Webpage created: June 30, 2017.
Webpage updated: June 30, 2017
PLYMOUTH NAVAL MEMORIAL
The Plymouth Naval Memorial is situated on Plymouth Hoe, overlooking Plymouth Sound. The National Grid Reference is SX 477 539.
The Memorial, which is sometimes referred to as the Plymouth Naval War Memorial, is the responsibility of the Commonwealth War Graves Commission.
~ In honour of the Navy and to the abiding memory of these Ranks and Ratings of this Port who laid down their lives in the defence of the Empire and have no other grave than the sea and their comrades of Australia, South Africa, Newfoundland, India, Pakistan, Ceylon, Fiji, Gold Coast, Hong Kong, Kenya, Malaya, Nigeria, Sierra Leone and Burma, whose names are here recorded. ~
Following the Great War (1914-18), the Imperial War Graves Commission, as it was then known, was asked to find an appropriate way of commemorating the men who had died in the War but who had no known graves. This was relatively easy with soldiers, it was decided, as they could be remembered by memorials erected on land near where they fell. However, for the Royal Navy, whose deaths occurred at sea, this posed a problem. It was solved by constructing a similar memorial in each of the three ports from which the Royal Navy's ships were manned -- Chatham, Plymouth and Portsmouth. The design would be of a unique naval form and each would serve as a marker for shipping.Sir Robert Stodart Lorimer (1864-1929) was invited to design the memorials. He had been responsible for the design of the Scottish National War Memorial in Edinburgh and several war cemeteries in Germany.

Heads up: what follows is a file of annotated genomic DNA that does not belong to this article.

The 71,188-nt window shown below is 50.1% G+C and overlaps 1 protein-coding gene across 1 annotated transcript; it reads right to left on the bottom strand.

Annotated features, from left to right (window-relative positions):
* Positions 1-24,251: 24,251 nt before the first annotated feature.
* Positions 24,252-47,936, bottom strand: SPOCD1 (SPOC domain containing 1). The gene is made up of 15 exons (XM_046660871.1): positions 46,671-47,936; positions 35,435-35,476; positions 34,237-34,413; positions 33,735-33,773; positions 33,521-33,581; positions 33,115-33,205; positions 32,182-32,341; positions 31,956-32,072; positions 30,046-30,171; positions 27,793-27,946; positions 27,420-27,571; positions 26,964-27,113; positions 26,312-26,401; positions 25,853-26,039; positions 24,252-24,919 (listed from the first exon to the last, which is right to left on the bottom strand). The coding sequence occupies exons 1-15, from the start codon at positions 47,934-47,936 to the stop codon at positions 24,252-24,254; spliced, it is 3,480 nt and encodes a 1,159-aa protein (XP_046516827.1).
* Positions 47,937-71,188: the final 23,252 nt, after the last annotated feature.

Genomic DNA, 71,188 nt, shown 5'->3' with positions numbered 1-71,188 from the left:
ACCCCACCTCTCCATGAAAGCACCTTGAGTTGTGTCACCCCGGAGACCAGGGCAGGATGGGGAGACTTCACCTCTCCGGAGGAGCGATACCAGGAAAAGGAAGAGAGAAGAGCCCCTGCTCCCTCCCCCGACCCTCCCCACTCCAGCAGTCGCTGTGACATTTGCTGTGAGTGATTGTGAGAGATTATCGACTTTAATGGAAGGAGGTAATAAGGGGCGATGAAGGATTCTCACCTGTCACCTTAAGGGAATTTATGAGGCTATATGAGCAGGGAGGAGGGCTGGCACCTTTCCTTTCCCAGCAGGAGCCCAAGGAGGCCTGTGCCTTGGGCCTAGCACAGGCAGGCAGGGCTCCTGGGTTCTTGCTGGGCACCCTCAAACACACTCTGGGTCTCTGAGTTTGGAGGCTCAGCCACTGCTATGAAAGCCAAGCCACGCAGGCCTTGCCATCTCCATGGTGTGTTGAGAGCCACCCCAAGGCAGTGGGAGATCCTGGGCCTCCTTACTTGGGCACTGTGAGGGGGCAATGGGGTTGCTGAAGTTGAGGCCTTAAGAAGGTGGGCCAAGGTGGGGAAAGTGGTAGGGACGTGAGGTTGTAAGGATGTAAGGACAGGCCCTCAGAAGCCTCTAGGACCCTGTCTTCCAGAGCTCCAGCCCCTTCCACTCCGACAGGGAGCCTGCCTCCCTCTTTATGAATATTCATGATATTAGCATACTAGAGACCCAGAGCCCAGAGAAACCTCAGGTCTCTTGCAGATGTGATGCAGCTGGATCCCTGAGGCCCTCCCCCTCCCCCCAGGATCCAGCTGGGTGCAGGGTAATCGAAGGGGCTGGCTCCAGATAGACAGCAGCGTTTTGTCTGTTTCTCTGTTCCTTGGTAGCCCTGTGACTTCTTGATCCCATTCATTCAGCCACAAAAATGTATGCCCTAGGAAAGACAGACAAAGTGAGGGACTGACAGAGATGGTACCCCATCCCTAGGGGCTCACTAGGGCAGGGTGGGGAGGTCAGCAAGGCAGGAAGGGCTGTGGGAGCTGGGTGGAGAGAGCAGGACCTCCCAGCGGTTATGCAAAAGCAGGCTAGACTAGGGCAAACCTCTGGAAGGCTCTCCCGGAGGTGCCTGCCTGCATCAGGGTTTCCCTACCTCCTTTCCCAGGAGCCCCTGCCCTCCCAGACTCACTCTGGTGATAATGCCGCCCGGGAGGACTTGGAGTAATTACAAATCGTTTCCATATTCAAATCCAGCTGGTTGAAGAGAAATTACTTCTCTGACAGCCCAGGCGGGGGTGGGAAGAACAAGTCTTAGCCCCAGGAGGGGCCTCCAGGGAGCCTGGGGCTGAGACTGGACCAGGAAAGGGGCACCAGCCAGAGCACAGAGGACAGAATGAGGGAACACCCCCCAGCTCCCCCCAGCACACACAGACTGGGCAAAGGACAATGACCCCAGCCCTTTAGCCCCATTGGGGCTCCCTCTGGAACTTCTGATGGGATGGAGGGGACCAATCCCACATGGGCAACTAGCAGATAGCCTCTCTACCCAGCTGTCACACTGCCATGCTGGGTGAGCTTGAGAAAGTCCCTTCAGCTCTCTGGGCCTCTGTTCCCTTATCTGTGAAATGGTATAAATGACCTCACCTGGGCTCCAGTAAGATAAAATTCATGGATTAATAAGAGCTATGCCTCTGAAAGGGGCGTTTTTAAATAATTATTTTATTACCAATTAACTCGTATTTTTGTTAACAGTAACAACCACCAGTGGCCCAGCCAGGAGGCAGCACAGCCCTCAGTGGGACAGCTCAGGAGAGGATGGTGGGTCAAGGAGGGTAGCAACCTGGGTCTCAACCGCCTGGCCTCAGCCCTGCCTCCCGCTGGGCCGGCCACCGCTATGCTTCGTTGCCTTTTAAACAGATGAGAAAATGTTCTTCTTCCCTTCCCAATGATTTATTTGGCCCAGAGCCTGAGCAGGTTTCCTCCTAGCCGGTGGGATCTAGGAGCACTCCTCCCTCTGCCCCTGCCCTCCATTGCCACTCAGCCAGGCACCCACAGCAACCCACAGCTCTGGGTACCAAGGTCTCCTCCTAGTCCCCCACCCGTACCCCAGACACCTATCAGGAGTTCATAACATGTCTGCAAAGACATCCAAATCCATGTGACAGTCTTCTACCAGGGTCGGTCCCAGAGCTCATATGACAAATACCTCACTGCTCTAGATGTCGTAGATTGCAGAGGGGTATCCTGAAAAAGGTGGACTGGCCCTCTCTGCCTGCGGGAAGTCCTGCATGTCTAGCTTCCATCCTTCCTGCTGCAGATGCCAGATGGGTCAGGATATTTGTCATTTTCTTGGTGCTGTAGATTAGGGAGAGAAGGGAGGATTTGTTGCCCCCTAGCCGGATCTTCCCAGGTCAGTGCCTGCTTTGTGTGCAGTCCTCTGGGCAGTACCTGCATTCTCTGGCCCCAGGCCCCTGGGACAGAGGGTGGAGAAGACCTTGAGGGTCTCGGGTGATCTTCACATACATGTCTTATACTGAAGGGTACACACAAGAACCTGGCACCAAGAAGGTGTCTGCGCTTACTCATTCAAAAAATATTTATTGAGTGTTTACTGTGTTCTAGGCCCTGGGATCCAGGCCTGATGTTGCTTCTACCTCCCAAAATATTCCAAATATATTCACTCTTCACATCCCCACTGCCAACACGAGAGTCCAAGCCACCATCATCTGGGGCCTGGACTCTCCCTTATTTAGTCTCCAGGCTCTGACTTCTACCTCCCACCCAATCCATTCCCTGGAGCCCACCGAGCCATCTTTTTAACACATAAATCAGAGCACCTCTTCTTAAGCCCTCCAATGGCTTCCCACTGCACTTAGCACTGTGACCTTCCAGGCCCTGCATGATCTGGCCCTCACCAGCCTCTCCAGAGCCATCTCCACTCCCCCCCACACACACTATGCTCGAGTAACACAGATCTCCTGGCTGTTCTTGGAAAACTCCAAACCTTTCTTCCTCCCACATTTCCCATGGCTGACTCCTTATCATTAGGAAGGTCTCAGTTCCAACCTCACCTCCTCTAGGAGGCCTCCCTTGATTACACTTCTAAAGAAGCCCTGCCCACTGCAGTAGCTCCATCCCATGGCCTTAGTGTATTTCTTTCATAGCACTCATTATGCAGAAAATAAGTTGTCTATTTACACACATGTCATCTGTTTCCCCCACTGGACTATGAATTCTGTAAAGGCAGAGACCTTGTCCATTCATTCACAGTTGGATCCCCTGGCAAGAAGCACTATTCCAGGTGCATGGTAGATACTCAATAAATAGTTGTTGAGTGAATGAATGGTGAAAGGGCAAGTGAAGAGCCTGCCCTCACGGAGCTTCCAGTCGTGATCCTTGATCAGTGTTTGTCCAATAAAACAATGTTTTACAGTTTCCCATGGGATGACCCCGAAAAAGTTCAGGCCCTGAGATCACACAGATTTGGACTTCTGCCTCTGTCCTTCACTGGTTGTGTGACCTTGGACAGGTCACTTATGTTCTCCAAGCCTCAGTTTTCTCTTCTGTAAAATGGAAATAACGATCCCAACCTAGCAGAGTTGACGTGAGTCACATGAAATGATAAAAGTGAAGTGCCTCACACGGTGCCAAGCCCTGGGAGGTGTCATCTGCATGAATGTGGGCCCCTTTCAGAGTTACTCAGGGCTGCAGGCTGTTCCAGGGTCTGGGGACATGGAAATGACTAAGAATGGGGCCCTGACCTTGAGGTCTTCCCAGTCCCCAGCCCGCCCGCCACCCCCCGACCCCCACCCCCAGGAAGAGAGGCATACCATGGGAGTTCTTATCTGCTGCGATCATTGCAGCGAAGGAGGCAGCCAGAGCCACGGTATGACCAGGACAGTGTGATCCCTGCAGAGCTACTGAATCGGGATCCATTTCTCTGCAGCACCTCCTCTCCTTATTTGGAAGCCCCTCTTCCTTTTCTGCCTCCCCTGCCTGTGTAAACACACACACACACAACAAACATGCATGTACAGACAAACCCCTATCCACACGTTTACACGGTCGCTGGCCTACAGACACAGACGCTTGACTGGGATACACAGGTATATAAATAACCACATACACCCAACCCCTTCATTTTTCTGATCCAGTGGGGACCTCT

western face of the Naval Memorial
The memorials are as planned and comprise a central tower of Portland stone supported by four corner buttresses, surmounted by lions couchant. Towards the top, the tower branches out into four ships' prows. The statuary at the top of the tower represents the four winds that blow: the angry north, the fair south, the cruel east and the kindly west. This supports a large copper sphere representing the globe.
These features were sculpted by Mr Henry Poole although they were originally designed by Mrs Gertrude Alice Meredith Williams, a well-known sculptress from North Tawton, Devon, who was unable to carry out the work on the full-sized model.
On the buttresses in this original part of the memorial are brass plaques upon which are cast the names of over 7,000 sailors who lost their lives in the Great War. On the sides of the tower is inscribed the names of the principle naval engagements of that War.
The memorial was unveiled on Tuesday July 29th 1924 by Sub-Lieutenant HRH the Prince George, who landed at Pottery Quay, Devonport, from HMS Ursula during reserve fleet exercises.
After the end of the Second World War (1939-45) it was decided to extend the memorials to commemorate the dead of that War. For Plymouth this was to be means of a curved sunken garden on the inland side of the memorial. This was designed by Sir Edward Maufe (1882-1974), who was the Imperial War Graves Commission's architect after the War. He had designed the Air Forces Memorial at Runnymeade and also Guildford Cathedral.
At the entrance to the memorial are statues of Neptune and Amphitrite with sea horses, designed by Mr William McMillan. The central panel of the wall bears the inscription: ~ All these were Honoured in their Generations and were the Glory of their Times. ~ On either side of this are two sculptures by Mr Charles Wheeler of sailors on the alert. On the end walls are figures of a Royal Marine and a member of the Maritime Regiment of the Royal Artillery, both by Mr William McMillan.
The original memorial had commemorated seamen from Australia and South Africa but when the extension was added other Dominions wished their names to be added. Consequently a new dedicatory panel was installed on the seaward side.
Those sailors who served with the Royal Indian Navy, the Royal Canadian Navy and the Royal New Zealand Navy are commemorated on memorials at Bombay, Chittagong, Halifax and Auckland.
The sunken garden, with panels containing the names of a further 16,000 men, was opened at 2.30pm on Thursday May 20th 1954 by HRH the Princess Margaret.
One further ceremony took place on Sunday November 11th 1956, when Admiral Sir Mark Pizey unveiled panels honouring those who had died on shore but who had no known grave.